For dengue virus infection, the severity of the disease is best indicated by the extent of plasma leakage. A major group of genes (GMCSF, RANTES, IL2, INFγ, TLR6, CCR2A, IL-6, CKR-4) causing thrombocytopenia and vascular permeability was also found to be up-regulated in all three cell types. These gene products are known mediators of thrombocytopenia and vascular permeability. In consistent with previous studies, some of these genes have also been reported to be up-regulated during dengue infection, including RANTES [17] and IL-6 [18]. In addition, the down-regulation of IL-4 was observed in K562 cells and this has important implication in causing vascular permeability [19]. The over-expression of these cellular Th genes might play a crucial role in enhanced production of anti-platelet or anti-endothelial cell autoantibodies, elevated levels of tPA, as well as a deficiency in coagulation. Therefore, damaged endothelial cells may upset the procoagulant/anticoagulant balance of endothelium and increase the tendency of bleeding. Activated endothelial cells may also contribute to the development of thrombocytopenia by sequestering platelets [20].

In summary, the focused Th genes RT-PCR array profiling showed a complex network of DENV-induced cell interactions during infection. The array-based Th gene profiles documented in this study may also serve as potential biomarkers for DENV infection. Nevertheless, further verification of these differentially regulated Th genes on DENV-infected patient samples will be helpful. Comparative profiling of Th genes in different human cell types in response to DENV infection may therefore provide interesting insights into the possible molecular mechanisms behind the observed cyto-pathology in DENV infection.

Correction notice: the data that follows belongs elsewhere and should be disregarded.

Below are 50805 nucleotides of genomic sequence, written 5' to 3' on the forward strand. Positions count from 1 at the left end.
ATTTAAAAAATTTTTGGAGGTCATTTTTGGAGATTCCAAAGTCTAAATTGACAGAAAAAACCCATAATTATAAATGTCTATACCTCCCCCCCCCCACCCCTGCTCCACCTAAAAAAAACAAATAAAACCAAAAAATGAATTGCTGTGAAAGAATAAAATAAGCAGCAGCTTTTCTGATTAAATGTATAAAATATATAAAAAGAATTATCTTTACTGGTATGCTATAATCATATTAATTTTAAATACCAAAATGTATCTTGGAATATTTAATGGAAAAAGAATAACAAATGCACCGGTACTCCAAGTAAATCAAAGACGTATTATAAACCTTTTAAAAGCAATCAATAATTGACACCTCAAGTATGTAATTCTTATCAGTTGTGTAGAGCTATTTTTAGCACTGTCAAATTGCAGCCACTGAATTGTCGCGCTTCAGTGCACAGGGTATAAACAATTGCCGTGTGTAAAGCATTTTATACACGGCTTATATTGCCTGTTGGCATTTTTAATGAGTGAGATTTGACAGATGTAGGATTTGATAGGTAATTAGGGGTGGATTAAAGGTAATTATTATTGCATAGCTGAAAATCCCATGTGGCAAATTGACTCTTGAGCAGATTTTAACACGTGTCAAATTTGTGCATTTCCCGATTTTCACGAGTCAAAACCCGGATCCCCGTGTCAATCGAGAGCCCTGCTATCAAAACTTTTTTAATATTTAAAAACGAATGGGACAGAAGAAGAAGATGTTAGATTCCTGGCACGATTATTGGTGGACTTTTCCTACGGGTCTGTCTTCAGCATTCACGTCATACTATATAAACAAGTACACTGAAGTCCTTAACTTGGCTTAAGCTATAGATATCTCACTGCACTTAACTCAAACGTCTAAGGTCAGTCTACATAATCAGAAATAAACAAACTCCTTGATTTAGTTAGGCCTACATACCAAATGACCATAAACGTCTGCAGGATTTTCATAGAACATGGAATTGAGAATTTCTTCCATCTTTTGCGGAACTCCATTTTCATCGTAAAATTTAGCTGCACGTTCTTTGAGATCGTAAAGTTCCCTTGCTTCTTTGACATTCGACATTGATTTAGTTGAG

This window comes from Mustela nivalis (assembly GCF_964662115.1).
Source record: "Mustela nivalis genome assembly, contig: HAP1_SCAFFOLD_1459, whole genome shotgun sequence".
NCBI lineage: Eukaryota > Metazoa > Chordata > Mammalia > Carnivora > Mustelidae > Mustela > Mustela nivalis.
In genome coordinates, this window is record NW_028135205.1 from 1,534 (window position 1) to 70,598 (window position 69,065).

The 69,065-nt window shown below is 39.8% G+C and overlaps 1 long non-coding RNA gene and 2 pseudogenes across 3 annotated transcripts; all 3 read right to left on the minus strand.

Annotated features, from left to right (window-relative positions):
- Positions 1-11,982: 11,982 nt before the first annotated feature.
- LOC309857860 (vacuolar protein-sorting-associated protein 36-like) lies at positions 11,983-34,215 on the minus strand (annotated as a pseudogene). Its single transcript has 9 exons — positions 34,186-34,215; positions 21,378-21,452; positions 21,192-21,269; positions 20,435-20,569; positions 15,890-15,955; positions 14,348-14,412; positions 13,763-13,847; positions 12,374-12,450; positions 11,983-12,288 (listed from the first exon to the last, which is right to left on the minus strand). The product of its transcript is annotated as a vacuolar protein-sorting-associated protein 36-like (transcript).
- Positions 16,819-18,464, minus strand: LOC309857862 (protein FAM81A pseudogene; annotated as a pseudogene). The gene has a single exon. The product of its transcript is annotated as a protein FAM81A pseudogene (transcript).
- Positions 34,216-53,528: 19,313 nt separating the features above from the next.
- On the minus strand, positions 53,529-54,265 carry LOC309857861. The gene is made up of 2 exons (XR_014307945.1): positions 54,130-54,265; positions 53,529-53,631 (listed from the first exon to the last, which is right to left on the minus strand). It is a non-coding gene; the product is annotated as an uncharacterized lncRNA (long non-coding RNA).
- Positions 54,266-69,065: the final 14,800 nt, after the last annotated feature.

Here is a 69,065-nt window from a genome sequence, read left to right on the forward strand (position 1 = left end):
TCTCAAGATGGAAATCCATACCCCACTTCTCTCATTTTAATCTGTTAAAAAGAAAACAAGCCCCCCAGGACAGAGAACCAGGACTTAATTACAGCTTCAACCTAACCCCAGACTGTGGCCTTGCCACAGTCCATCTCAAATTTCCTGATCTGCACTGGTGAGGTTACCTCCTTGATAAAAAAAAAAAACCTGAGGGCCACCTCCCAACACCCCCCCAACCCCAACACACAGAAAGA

Declarations

Acknowledgements

This study was supported by the Lee Kuan Yew ARF Grant R182-000-117-112, National Medical Research Council (Singapore) Grant (project no. NMRC/NIG/0012/2007) and Biomedical Research Council (Singapore) Grant (project no. 06/1/21/19/451). The human isolate of dengue virus serotype 2 used in this study was a kind gift from the Department of Pathology, Singapore General Hospital.

Authors’ Affiliations

(1)
Department of Microbiology, Yong Loo Lin School of Medicine, National University of Singapore

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© Chen et al; licensee BioMed Central Ltd. 2008

This article is published under license to BioMed Central Ltd. This is an Open Access article distributed under the terms of the Creative Commons Attribution License (http://creativecommons.org/licenses/by/2.0), which permits unrestricted use, distribution, and reproduction in any medium, provided the original work is properly cited.